As tool 1 rises, volume compensation inside and outside tool 1 must be ensured. Fluid communication is ensured by at least one duct 115 which passes through reservoir R. This duct 115 opens to the outside through upper cap 44 of chamber 40 and inside channel 32 of the injection module at a level located below retaining means 107 for projectile 105. An anti-return valve 117 is lodged in duct 115, for example at the level of upper cap 44 of enclosure 40. This valve 117 establishes fluid circulation in one direction only, namely from top to bottom i.e., from the outside to the inside of tool 1.

Module M3 forms slip formwork C which is mounted in the extension of injection module M2. Slip formwork C keeps the base fluid on the wall in critical zone Zc for a time equal to that required for the fluid to set as tool 1 rises along the critical zone Zc.

Module M3 (FIG. 9) comprises a tubular body 120 which defines a central channel 122 located in an extension of central channel 32 of body 30 of injection module M2. The top end of body 120 is arranged so as to form a threaded annular truncated cone-shaped female endpiece 123 which screws onto a threaded annular truncated cone-shaped male endpiece 124 provided at the bottom end of body 30 of injection module M2.

Slip formwork C is constituted by three extensible shutters 125 mounted around body 120 to form a substantially cylindrical envelope around which an elastic membrane 127, made of rubber for example, is mounted to ensure continuity of the envelope between the deployed and retracted positions of shutters 125.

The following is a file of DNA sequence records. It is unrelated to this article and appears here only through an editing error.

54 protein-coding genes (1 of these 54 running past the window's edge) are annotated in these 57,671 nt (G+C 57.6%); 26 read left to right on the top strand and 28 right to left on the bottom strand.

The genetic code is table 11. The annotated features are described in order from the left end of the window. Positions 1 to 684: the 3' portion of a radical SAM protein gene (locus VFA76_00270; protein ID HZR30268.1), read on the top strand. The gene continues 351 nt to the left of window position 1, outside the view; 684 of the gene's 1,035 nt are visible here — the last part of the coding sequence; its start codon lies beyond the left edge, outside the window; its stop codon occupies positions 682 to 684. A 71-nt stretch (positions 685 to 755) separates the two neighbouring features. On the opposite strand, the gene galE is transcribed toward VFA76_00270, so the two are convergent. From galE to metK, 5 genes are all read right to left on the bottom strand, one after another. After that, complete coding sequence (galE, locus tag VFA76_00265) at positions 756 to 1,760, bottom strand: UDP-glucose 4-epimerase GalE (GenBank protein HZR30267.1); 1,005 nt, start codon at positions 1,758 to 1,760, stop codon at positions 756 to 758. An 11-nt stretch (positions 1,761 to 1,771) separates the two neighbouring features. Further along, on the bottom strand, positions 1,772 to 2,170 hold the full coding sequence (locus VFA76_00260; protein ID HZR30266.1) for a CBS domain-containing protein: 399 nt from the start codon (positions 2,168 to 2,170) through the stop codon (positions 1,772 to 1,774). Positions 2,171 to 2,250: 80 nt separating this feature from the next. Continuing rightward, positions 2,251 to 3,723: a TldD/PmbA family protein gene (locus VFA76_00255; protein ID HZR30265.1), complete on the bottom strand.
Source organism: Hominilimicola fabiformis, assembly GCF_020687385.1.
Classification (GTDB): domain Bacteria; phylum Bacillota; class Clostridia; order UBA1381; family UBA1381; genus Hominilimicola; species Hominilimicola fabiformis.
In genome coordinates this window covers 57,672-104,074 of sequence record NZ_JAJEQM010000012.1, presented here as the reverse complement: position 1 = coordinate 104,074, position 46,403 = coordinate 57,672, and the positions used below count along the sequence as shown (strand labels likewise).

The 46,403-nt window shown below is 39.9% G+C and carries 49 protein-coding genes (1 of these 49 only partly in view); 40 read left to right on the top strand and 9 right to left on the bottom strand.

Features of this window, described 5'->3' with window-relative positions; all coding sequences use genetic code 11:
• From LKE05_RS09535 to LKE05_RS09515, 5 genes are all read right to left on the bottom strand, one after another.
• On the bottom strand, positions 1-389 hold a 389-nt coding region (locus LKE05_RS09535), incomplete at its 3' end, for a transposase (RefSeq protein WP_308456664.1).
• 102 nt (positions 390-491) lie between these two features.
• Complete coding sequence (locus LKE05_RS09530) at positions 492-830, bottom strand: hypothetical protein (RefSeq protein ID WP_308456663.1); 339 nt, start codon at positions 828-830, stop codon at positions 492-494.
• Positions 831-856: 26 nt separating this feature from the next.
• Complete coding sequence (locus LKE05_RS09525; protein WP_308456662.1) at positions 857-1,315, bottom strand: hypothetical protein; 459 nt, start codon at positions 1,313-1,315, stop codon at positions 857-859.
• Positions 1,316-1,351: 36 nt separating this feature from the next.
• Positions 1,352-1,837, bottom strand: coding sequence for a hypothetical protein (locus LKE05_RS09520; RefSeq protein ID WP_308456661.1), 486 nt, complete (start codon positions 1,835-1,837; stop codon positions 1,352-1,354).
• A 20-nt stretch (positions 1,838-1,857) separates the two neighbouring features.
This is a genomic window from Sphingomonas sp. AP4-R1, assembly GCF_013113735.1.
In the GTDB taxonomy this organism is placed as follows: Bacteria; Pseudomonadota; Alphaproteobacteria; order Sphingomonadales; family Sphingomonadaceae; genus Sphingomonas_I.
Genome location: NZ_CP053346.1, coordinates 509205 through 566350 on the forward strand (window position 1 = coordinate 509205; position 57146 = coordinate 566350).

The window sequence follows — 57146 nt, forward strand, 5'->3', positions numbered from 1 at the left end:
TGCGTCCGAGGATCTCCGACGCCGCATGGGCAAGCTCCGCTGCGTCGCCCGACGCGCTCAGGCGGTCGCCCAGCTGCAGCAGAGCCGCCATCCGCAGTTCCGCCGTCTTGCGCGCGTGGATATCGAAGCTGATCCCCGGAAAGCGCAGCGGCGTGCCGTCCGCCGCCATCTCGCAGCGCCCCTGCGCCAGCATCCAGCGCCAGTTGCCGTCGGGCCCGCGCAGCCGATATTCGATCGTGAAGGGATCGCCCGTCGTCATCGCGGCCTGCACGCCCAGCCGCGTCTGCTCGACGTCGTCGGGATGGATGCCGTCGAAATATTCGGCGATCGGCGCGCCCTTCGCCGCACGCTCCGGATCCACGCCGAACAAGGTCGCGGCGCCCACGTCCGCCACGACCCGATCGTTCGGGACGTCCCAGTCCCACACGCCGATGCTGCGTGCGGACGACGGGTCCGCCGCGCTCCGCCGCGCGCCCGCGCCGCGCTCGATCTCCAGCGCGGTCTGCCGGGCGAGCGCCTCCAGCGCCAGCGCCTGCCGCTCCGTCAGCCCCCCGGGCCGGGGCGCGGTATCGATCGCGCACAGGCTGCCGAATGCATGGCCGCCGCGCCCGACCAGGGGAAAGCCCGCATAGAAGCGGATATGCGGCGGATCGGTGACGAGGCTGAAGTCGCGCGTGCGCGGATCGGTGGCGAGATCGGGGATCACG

FIGS. 10a and 10 b illustrate the control of shutters 125 in a deployed position (FUG. 10 a) and in a retracted position (FIG. 10b), the direction of fluid circulation being indicated by arrows.

Each shutter 125 is controlled by an upper set of rods 130 associated with an upper piston 132 and by a lower set of rods 130 associated with a lower piston 134. Each set of rods comprises a rod 130 a, one end of which is hinged to a fixed point P1 on body 120, and a rod 130 b one end of which is hinged to the free end of a shaft 136 which extends the associated piston 132 or 134. The two free ends of the two rods 130 a and 130 b are hinged to shutter 125 at a point P2 through a slot 138 (FIG. 9) passing through body 120.